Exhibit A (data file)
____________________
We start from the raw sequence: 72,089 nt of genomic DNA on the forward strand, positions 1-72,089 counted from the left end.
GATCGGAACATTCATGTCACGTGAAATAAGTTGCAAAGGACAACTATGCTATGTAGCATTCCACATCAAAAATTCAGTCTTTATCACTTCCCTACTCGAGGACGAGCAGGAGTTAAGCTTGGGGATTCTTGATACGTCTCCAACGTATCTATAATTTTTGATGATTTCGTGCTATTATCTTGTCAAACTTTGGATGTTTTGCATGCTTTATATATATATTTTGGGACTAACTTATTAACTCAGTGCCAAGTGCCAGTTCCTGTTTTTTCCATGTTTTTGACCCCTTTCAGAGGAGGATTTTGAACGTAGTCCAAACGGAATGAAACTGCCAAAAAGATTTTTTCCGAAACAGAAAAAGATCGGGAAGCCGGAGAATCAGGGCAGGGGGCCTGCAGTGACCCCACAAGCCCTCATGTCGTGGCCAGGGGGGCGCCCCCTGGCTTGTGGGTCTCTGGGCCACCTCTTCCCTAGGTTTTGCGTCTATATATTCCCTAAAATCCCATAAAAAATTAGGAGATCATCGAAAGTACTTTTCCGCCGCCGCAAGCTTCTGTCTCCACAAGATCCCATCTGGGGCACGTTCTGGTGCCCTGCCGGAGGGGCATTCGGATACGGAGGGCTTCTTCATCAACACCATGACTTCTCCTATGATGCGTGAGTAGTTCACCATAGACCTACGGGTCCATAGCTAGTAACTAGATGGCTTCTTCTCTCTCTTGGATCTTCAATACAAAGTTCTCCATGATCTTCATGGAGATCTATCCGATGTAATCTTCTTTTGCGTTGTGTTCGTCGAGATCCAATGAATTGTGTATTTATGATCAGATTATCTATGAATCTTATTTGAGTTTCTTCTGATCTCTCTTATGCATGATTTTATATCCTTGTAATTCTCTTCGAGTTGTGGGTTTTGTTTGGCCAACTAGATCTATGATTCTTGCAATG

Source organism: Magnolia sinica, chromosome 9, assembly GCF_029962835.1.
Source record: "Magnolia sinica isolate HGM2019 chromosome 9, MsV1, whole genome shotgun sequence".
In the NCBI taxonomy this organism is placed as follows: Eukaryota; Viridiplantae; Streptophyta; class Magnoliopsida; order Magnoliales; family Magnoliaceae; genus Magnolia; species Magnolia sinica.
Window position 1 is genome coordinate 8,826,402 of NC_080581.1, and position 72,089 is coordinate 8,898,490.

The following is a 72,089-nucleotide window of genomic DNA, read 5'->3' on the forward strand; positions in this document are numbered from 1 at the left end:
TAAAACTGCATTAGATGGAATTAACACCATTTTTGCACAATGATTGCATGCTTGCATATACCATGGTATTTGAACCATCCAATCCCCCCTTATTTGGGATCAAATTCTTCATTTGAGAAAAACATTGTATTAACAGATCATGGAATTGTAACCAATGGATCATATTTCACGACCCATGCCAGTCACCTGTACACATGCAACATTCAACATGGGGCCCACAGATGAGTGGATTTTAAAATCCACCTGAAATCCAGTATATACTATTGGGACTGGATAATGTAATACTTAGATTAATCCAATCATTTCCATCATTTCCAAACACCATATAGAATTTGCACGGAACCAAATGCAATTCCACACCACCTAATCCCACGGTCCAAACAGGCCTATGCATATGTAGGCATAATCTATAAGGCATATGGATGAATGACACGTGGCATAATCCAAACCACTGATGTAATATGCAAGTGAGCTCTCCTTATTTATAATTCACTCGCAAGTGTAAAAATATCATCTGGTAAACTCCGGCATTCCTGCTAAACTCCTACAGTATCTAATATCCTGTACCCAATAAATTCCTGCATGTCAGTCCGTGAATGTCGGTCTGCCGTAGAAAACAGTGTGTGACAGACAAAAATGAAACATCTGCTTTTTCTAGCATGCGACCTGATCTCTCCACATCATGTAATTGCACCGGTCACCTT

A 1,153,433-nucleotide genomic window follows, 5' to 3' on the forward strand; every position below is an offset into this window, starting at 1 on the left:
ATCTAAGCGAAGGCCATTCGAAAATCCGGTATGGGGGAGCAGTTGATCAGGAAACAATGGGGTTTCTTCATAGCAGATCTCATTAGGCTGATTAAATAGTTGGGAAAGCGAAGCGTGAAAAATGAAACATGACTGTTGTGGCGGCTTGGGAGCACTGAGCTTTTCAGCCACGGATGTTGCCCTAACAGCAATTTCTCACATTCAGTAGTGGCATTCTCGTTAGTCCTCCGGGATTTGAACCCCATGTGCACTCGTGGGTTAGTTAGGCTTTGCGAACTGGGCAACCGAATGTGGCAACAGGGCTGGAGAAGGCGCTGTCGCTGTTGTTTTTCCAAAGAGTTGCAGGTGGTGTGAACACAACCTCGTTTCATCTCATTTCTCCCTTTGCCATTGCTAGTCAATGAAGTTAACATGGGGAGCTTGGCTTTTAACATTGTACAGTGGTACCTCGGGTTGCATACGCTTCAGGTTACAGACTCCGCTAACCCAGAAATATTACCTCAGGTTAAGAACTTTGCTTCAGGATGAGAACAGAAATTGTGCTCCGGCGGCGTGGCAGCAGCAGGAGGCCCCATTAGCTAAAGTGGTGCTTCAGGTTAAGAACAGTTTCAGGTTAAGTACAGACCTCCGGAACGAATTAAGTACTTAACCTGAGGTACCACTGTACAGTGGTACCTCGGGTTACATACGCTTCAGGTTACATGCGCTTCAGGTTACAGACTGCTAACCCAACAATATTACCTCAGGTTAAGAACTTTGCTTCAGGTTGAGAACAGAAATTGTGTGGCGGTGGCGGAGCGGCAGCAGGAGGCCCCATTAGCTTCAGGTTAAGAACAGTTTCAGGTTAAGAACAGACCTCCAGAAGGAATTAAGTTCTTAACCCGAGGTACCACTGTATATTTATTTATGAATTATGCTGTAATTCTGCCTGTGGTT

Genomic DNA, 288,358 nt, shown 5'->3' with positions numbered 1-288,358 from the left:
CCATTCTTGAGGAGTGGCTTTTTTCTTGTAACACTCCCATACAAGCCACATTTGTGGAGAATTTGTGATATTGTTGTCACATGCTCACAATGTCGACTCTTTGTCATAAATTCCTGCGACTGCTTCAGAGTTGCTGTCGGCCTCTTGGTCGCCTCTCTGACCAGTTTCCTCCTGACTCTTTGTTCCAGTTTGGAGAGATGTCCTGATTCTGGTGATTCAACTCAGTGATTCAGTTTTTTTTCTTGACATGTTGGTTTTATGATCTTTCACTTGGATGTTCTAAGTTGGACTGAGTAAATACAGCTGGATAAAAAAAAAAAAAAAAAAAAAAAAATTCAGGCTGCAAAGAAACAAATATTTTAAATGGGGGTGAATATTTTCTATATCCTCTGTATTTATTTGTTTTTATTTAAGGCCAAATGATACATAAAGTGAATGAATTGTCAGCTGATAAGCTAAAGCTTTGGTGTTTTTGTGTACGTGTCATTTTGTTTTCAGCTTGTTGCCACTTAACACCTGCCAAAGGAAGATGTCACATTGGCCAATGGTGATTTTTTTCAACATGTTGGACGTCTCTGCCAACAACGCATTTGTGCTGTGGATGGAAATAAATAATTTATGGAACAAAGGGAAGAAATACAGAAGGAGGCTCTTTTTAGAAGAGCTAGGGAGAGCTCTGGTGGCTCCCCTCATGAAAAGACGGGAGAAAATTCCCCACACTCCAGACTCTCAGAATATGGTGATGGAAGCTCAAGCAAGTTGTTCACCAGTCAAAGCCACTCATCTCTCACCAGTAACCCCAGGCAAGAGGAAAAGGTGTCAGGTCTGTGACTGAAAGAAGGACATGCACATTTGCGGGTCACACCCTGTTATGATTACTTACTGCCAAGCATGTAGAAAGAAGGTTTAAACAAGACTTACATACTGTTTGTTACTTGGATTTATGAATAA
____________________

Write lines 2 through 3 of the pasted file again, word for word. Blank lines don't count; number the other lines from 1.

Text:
GATCGGAACATTCATGTCACGTGAAATAAGTTGCAAAGGACAACTATGCTATGTAGCATTCCACATCAAAAATTCAGTCTTTATCACTTCCCTACTCGAGGACGAGCAGGAGTTAAGCTTGGGGATTCTTGATACGTCTCCAACGTATCTATAATTTTTGATGATTTCGTGCTATTATCTTGTCAAACTTTGGATGTTTTGCATGCTTTATATATATATTTTGGGACTAACTTATTAACTCAGTGCCAAGTGCCAGTTCCTGTTTTTTCCATGTTTTTGACCCCTTTCAGAGGAGGATTTTGAACGTAGTCCAAACGGAATGAAACTGCCAAAAAGATTTTTTCCGAAACAGAAAAAGATCGGGAAGCCGGAGAATCAGGGCAGGGGGCCTGCAGTGACCCCACAAGCCCTCATGTCGTGGCCAGGGGGGCGCCCCCTGGCTTGTGGGTCTCTGGGCCACCTCTTCCCTAGGTTTTGCGTCTATATATTCCCTAAAATCCCATAAAAAATTAGGAGATCATCGAAAGTACTTTTCCGCCGCCGCAAGCTTCTGTCTCCACAAGATCCCATCTGGGGCACGTTCTGGTGCCCTGCCGGAGGGGCATTCGGATACGGAGGGCTTCTTCATCAACACCATGACTTCTCCTATGATGCGTGAGTAGTTCACCATAGACCTACGGGTCCATAGCTAGTAACTAGATGGCTTCTTCTCTCTCTTGGATCTTCAATACAAAGTTCTCCATGATCTTCATGGAGATCTATCCGATGTAATCTTCTTTTGCGTTGTGTTCGTCGAGATCCAATGAATTGTGTATTTATGATCAGATTATCTATGAATCTTATTTGAGTTTCTTCTGATCTCTCTTATGCATGATTTTATATCCTTGTAATTCTCTTCGAGTTGTGGGTTTTGTTTGGCCAACTAGATCTATGATTCTTGCAATG

Source organism: Magnolia sinica, chromosome 9, assembly GCF_029962835.1.